Spraying the interior of the crate with a canine pheromone spray (not while your dog is inside it!) can also help your dog feel comfortable in the crate. Find more information at fearfreehappyhomes.com/teach-your-dog-that-crates-are-great and at fearfreehappyhomes.com/how-to-house-train-your-puppy-the-fear-free-way. -- Mikkel Becker
Do you have a pet question? Send it to email@example.com or visit Facebook.com/DrMartyBecker.
-- Do your cats love to scratch -- on your favorite piece of furniture? You may be annoyed that they don’t use the expensive scratching post or cat tree you bought, but consider that some cats have different scratching preferences than simply vertical. Try one of the many horizontal options available, or a scratching “tunnel” that allows cats to kick at the top with their hind paws, bunny-style. Another trick is to rub catnip into the post where you want your cat to scratch, or spray it with Feliscratch by Feliway, which contains a copy of a natural feline pheromone, as well as catnip, to attract cats. Whether it’s vertical or horizontal, a scratching object should be tall or long enough so your cat can stretch out full length -- at least 36 inches.
-- There are hundreds of species of fleas around the world, but the ones that trouble our pets most frequently are called “cat fleas,” even though they are equal-opportunity parasites. They got their name because the person who first identified them had pulled one off of a cat. Fortunately for us and our pets, flea treatments have come a long way from the bad old days of frequent baths, dips and sprays. But thanks to milder winters in some areas, fleas are around for longer periods, so don’t assume that the risk of flea infestations disappears after October. Year-round parasite prevention is now recommended.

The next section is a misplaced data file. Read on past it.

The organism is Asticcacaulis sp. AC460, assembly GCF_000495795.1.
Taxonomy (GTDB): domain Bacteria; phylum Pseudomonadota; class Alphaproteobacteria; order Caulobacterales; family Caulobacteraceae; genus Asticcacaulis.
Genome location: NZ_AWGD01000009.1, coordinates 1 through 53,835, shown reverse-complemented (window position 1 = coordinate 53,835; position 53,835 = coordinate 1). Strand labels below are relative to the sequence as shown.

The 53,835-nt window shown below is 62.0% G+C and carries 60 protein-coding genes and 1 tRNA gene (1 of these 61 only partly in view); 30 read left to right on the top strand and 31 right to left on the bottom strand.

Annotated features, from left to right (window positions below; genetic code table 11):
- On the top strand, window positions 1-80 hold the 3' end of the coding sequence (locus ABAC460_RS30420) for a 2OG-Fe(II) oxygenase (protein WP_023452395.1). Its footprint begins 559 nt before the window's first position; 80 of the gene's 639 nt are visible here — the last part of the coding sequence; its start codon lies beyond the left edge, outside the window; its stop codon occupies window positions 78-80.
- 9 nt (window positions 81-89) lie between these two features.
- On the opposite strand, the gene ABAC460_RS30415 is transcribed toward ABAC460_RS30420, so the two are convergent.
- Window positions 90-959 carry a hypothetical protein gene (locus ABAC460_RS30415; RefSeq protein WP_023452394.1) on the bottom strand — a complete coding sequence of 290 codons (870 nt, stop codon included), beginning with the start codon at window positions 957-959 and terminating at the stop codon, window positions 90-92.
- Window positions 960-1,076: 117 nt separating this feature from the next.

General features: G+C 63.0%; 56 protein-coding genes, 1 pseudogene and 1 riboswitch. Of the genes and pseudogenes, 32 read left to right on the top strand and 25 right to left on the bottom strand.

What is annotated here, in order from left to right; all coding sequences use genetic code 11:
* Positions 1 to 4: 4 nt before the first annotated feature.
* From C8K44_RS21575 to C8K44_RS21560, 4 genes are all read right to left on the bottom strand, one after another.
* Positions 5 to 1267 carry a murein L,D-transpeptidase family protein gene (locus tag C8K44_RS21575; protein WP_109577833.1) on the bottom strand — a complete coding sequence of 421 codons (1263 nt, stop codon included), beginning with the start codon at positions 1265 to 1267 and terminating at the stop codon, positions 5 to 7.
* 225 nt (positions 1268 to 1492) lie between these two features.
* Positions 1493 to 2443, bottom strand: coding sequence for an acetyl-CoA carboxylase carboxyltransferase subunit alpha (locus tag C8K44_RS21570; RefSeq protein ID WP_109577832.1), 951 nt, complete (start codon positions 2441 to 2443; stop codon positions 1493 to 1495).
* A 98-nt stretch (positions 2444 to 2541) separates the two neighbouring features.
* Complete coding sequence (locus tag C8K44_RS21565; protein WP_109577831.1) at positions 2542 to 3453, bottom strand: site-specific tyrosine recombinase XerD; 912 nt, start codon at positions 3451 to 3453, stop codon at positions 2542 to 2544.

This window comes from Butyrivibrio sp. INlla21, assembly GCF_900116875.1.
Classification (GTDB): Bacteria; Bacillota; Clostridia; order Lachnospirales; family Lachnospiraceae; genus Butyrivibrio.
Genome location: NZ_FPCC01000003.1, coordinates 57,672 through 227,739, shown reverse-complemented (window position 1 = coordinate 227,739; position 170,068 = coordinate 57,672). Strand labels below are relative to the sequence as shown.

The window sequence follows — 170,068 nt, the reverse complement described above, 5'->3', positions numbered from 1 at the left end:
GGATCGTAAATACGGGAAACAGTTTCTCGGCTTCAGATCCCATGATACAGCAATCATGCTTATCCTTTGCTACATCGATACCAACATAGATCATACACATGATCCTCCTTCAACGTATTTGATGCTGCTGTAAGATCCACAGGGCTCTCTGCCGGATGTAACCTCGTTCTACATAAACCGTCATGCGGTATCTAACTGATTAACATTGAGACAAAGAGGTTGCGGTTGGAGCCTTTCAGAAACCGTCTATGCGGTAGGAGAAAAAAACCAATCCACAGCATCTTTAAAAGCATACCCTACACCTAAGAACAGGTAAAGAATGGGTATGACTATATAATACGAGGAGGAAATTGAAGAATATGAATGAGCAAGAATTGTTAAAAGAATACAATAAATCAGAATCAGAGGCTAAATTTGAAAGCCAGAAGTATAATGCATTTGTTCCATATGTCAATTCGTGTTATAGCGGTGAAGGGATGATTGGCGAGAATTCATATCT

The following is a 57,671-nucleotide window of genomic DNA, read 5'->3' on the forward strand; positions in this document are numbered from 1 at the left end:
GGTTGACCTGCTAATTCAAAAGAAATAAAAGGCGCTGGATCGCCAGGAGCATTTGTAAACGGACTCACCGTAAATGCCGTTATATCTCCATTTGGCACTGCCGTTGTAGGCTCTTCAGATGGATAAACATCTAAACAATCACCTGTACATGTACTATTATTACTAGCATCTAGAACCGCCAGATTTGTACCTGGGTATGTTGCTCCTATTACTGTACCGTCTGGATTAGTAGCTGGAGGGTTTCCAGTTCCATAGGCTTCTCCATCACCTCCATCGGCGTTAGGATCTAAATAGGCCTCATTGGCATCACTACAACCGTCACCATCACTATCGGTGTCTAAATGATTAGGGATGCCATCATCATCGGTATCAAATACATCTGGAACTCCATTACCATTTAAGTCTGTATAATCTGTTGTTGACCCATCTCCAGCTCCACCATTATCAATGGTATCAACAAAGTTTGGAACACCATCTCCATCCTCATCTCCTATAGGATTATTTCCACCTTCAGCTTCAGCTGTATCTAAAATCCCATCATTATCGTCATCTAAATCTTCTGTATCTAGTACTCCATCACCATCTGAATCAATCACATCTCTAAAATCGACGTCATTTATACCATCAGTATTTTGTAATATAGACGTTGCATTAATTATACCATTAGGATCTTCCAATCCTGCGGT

-- Sweet-singing bright yellow canaries originated in the Canary Islands off of the northwest coast of Africa. They are members of the finch family and were introduced into Europe in the late 15th century, where they were prized for their singing ability. Today they come in a wide variety of colors, including red, cinnamon, blue, green, silver and white, as well as fancy feather patterns. -- Dr. Marty Becker, Kim Campbell Thornton and Mikkel Becker.
ABOUT PET CONNECTION
Pet Connection is produced by a team of pet care experts. Veterinarian Dr. Marty Becker is founder of the Fear Free organization, co-founder of VetScoop.com and author of many best-selling pet care books. Kim Campbell Thornton is an award-winning journalist and author who has been writing about animals since 1985. Mikkel Becker is a behavior consultant and lead animal trainer for Fear Free Pets. Dr. Becker can be found at Facebook.com/DrMartyBecker or on Twitter at DrMartyBecker. Kim Campbell Thornton is at Facebook.com/Kim.CampbellThornton and on Bluesky at kimthornton.bsky.social. Mikkel Becker is at Facebook.com/MikkelBecker and on Twitter at MikkelBecker.